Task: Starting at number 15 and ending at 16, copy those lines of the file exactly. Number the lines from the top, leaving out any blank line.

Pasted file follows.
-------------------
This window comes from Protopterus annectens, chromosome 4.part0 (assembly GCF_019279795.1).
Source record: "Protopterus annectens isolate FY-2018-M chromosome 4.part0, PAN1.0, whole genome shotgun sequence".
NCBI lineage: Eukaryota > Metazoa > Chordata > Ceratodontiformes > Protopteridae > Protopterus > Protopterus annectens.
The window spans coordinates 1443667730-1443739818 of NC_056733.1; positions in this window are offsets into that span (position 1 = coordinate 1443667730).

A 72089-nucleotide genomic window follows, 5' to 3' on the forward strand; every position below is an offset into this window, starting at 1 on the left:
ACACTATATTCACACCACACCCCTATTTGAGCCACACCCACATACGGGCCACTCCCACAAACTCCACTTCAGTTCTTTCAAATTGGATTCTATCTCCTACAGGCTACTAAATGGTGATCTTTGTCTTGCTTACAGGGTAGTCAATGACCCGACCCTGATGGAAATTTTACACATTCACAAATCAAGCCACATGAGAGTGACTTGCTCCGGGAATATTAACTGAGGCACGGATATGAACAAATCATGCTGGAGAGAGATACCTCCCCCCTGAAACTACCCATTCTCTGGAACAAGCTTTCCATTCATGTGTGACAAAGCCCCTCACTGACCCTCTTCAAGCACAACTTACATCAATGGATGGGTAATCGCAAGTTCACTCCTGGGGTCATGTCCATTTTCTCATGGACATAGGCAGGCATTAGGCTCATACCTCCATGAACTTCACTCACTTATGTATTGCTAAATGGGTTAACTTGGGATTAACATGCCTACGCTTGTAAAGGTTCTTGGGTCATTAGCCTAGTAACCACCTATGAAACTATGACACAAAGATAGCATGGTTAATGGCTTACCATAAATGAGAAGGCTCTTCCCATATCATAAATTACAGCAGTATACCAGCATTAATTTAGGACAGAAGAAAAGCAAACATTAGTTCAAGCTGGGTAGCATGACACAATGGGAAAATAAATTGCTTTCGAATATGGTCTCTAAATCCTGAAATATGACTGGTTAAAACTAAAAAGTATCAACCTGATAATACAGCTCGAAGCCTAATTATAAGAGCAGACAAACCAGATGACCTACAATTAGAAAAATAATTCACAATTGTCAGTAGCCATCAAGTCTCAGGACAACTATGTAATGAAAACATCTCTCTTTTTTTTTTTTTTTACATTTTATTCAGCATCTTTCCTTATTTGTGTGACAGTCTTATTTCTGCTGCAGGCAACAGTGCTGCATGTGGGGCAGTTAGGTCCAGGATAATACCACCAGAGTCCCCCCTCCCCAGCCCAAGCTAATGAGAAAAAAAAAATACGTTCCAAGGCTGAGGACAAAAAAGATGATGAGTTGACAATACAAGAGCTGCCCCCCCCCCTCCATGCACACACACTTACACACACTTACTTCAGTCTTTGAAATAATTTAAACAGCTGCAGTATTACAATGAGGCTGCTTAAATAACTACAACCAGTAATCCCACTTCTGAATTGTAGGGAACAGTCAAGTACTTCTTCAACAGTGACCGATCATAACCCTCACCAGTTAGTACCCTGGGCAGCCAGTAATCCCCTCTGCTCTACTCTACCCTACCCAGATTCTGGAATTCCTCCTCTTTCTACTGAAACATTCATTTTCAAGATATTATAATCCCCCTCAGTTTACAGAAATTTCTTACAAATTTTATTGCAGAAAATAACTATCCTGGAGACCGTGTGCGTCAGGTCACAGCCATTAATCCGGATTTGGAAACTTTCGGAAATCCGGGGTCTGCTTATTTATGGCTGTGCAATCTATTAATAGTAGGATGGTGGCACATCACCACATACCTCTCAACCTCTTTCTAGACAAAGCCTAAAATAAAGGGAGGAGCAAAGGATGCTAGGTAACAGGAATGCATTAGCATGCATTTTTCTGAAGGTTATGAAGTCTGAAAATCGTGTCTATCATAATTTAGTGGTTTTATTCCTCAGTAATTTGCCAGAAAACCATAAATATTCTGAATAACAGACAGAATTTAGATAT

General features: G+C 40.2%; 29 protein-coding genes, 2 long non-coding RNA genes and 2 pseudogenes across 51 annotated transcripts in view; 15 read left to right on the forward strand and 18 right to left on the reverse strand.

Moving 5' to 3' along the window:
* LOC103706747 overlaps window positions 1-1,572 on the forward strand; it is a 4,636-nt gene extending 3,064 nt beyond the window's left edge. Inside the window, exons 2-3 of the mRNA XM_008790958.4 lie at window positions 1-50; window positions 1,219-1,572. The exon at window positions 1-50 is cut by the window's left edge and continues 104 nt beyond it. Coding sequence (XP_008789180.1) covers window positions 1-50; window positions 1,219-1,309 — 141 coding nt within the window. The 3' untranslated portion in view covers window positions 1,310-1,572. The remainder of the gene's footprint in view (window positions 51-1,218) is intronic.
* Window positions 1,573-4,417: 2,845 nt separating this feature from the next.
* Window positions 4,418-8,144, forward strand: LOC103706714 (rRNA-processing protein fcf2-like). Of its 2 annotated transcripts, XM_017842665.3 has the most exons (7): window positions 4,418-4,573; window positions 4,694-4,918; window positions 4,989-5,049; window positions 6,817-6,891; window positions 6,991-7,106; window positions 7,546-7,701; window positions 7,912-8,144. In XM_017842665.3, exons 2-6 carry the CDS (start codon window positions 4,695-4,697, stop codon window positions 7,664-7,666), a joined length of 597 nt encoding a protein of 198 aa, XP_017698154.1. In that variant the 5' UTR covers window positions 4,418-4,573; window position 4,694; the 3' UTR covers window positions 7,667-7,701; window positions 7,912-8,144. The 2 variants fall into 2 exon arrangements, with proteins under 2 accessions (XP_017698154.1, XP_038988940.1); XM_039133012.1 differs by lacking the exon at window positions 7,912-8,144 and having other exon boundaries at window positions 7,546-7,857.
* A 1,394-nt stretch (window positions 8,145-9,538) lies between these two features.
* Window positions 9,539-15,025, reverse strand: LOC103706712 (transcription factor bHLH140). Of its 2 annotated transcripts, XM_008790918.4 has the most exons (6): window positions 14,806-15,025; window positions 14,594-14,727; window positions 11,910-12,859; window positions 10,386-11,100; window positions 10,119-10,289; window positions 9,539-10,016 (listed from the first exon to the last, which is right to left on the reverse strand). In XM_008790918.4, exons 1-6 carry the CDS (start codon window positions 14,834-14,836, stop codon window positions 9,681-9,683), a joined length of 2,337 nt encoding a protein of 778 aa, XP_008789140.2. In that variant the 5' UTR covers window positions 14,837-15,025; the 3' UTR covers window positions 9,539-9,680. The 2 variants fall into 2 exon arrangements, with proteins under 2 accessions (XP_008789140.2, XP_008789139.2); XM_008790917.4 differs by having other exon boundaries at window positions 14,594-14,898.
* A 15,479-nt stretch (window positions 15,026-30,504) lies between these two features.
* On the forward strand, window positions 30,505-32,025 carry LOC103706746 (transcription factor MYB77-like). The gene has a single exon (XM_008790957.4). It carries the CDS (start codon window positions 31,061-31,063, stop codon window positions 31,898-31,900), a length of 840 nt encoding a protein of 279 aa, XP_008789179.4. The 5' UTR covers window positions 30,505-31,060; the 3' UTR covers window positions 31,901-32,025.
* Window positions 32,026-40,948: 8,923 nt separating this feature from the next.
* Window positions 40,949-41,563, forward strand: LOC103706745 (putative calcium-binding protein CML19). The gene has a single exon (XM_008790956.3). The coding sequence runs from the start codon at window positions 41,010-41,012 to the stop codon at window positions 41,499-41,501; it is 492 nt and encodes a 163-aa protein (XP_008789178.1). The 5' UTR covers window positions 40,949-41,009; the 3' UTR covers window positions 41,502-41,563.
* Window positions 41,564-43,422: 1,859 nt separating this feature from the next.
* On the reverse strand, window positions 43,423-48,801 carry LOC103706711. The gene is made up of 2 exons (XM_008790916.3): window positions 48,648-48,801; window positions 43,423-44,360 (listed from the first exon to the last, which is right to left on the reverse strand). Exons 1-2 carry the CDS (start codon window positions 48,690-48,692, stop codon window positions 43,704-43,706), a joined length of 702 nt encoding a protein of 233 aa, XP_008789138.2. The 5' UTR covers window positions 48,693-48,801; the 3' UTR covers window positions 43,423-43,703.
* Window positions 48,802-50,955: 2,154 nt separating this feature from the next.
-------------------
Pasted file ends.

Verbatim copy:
* On the forward strand, window positions 30,505-32,025 carry LOC103706746 (transcription factor MYB77-like). The gene has a single exon (XM_008790957.4). It carries the CDS (start codon window positions 31,061-31,063, stop codon window positions 31,898-31,900), a length of 840 nt encoding a protein of 279 aa, XP_008789179.4. The 5' UTR covers window positions 30,505-31,060; the 3' UTR covers window positions 31,901-32,025.
* Window positions 32,026-40,948: 8,923 nt separating this feature from the next.